Are You Getting All the Tax Benefits You Deserve?

It’s that time of year again…

OK, it’s almost the end of February, and if you’re in the U.S. you know that it is prime tax season.

I’ve written before about general taxes in my “how to adult” series here on my blog and then went into more painstaking detail in a piece specifically for freelancers, which you can see here for more information on what forms you need and what you need to know:

I did my own taxes for over a decade and then started working with a CPA in 2018.

I highly recommend working with a tax professional if you are not one yourself, as there may be tax deductions and credits you qualify for that you either don’t know about or aren’t sure about.

I started my business at the end of 2016 and did my own taxes for that year in the beginning of 2017. By 2018, I’d been a full-time freelancer for a year and was ready to make sure my business was being taxed correctly — so I went to an expert. And honestly, I was busy with work and just wanted to outsource my taxes.

And fun fact — the expense of using a CPA is, itself, tax-deductible!

How did I find the right CPA?

The first step I took was researching and finding some CPAs (individuals and businesses) in my area. I read their reviews online and checked out their website.

I then called the ones I thought looked good and asked about their specific experience with small businesses.

I then went with the one I felt had a good rapport with me and made an appointment.

That year went fine. The CPA was less responsive than I would have liked and took forever to answer emails.

So, in 2019, I asked other small business owners for recommendations — which is always a great way to go to get referrals to great people!

In 2019, I started working with a new CPA from a referral from my cousin — who is a small business owner in New York (just like me!). She’d been working with this CPA for a few years and really liked him.

He was more expensive than my last one.

But he’s great! He’s super responsive, easy to understand, happy to explain things and answer questions, answers my emails quickly even during the offseason, and is well-versed in NY tax law, despite moving away from NY a few years ago.

I am working with him again this year and intend to continue. He knows what to ask to make sure I get all the deductions I should.

A short list of things you can write off as a freelancer:

I personally am able to write off:

  • Any and all tools and subscriptions that are for work (Grammarly Pro, Calendly, Microsoft Office, a new printer or office chair, etc.)
  • Part of my mortgage (and part of my rent when I was renting) and utilities as my office/workspace
  • Any expenses directly tied to my work (work conference fees)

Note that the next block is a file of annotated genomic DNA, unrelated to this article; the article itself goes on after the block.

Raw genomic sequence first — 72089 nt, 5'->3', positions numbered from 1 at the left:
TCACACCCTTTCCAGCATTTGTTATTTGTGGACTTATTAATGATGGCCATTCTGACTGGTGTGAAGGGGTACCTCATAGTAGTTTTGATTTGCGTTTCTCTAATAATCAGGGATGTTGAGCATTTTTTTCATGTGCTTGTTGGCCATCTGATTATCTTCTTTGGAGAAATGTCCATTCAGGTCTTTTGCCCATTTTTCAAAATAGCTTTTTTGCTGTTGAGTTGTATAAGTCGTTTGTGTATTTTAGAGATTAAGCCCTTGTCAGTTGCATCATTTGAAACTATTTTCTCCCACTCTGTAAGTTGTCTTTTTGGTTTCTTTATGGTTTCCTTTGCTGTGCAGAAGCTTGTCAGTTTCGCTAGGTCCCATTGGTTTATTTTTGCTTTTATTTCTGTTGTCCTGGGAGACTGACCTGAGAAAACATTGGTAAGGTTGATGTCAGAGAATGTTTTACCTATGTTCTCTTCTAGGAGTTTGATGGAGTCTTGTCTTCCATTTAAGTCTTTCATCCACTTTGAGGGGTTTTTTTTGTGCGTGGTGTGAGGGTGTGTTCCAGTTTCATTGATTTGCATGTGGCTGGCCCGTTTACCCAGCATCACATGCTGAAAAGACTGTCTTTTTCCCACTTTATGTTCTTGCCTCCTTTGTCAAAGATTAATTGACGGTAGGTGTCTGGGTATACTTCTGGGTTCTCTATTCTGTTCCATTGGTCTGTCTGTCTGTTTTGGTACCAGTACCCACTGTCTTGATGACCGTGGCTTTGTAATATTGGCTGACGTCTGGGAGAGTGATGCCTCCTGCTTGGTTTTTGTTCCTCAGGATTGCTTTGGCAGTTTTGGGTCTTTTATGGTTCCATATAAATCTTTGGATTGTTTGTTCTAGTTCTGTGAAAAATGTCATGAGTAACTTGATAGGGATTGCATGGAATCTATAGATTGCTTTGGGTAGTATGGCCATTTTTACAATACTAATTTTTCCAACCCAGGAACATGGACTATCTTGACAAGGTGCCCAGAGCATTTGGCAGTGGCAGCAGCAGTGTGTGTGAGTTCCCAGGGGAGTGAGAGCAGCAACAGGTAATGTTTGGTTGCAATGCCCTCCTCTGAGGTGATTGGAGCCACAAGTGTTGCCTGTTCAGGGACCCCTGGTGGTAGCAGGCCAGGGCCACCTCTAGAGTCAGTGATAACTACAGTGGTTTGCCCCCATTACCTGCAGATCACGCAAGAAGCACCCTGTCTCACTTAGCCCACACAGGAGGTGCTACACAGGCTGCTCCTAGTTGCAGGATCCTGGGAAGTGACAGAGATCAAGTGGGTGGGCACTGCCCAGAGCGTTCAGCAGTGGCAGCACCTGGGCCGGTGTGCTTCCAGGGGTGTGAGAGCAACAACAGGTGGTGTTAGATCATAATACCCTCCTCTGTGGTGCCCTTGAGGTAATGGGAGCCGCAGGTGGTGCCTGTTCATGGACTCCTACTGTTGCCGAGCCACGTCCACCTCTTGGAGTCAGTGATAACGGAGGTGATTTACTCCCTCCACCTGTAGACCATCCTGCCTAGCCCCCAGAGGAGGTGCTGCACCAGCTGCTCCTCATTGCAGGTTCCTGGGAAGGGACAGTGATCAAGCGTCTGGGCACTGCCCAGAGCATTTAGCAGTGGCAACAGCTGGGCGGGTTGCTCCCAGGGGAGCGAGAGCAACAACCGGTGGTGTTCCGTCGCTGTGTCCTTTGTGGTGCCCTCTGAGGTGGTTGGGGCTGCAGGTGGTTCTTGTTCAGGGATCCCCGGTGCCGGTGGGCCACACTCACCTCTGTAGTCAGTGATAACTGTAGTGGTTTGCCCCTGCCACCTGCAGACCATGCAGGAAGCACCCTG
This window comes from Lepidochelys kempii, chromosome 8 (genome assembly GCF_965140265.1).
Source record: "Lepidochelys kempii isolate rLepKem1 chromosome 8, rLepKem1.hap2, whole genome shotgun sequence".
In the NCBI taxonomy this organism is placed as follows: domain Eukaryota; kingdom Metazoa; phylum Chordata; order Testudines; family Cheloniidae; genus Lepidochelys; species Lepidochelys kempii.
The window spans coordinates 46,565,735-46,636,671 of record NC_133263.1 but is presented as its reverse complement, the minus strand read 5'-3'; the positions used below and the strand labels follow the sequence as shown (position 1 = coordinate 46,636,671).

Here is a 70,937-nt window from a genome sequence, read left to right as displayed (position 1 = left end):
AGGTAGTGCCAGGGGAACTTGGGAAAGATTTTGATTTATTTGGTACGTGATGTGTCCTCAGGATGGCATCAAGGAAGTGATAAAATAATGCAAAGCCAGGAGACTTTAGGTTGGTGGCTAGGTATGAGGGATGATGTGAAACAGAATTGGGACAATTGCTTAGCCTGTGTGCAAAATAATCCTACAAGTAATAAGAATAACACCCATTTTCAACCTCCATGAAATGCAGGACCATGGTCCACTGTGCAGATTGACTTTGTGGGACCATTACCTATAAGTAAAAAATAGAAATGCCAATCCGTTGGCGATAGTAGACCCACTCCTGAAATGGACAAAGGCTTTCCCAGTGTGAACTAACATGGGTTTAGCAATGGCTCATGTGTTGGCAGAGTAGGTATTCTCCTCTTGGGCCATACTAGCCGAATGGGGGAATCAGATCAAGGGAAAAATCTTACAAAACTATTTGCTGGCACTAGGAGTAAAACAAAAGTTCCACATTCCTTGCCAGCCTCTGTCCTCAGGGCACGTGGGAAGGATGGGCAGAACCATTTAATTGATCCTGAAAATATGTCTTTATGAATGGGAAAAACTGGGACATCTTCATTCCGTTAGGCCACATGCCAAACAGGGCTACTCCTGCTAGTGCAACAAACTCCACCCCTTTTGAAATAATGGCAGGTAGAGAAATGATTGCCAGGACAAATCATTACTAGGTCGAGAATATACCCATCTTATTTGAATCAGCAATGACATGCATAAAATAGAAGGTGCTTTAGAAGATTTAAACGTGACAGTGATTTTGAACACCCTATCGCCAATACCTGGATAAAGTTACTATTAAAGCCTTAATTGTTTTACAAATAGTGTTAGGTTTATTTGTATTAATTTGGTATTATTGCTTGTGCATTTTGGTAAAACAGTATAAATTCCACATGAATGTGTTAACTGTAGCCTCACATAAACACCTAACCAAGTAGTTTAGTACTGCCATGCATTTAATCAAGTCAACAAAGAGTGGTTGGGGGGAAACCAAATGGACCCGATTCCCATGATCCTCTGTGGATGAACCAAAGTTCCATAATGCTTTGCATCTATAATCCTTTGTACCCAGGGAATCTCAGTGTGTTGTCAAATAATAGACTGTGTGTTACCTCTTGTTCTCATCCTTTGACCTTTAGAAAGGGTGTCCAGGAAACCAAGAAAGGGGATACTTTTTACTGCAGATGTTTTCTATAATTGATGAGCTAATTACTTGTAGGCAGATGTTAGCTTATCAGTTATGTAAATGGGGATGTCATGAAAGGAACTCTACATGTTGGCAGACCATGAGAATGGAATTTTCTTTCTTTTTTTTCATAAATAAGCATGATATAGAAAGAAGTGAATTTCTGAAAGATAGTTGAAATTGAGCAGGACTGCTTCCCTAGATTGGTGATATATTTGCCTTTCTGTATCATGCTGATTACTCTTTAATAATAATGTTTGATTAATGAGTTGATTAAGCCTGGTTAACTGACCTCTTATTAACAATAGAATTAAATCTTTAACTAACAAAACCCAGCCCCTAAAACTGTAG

• Some medical expenses and part of my health insurance fees
  • The fees associated with filing as an LLC
  • And more.

Basically anything you spend directly related to your work can be a tax write off.

Tax deductions are NOT a reduction in taxes but are actually a tax CREDIT. Meaning it reduces the amount of taxes owed overall instead of reducing your actual taxable income.

Things that are freelancer tax deductions (and there are many more!): your home office (you can deduct part of your rent/mortgage, electricity, internet bills, etc.), wear and tear on your vehicle, office supplies, office furniture, your computer, meals or entertainment you took a client to, work travel expenses, software and online tools you pay for, business costs like insurance, part or all of your health insurance costs, education or licensing costs, your website, and more!

Other Details

There is so much more to freelance taxes than just write-offs, such as needing to keep money aside for taxes owed, needing to create a 1099 form for anyone you paid over $600 to (other freelancers, employees, etc.).

It’s also HIGHLY recommended that you pay your freelancer taxes quarterly instead of waiting until next year’s tax time — and there can be penalties for not doing so. I have mine taken out of my business checking account automatically every 3 months. It’s estimated based on your previous year’s income. If it’s too much and you make less money the next year, you’ll get a refund. If it’s not enough because you made more money than the previous year, you’ll owe it when you file your taxes.

I personally have been happy with my choice to use a CPA, as it’s one less thing I have to deal with and I am seeing a greater refund since working with one.

When I was single and then after I was married but didn’t have a business, it was easy to do my own (and my husband’s) taxes. It was very straightforward. I had our W2s, we were just renting, and it was easy to know what to do and answer the questions in Turbo Tax.

Now, as a business owner and having bought a house last year, things get more complicated and it’s nice to hand it off to someone who knows what they’re doing and I can feel assured that I’m getting the benefits I deserve without having to research tax code myself.

Don’t get me wrong — I love research! But tax codes are boring.

Check out my brand new book Concept to Conclusion: How to Write a Book and learn everything you need to know to conceive of, outline, write, publish, and market a nonfiction book!

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Entrepreneur, writer, editor, book coach, cat lover, weirdo, optimist. Author of “Write. Get Paid. Repeat.” & “Concept to Conclusion.”

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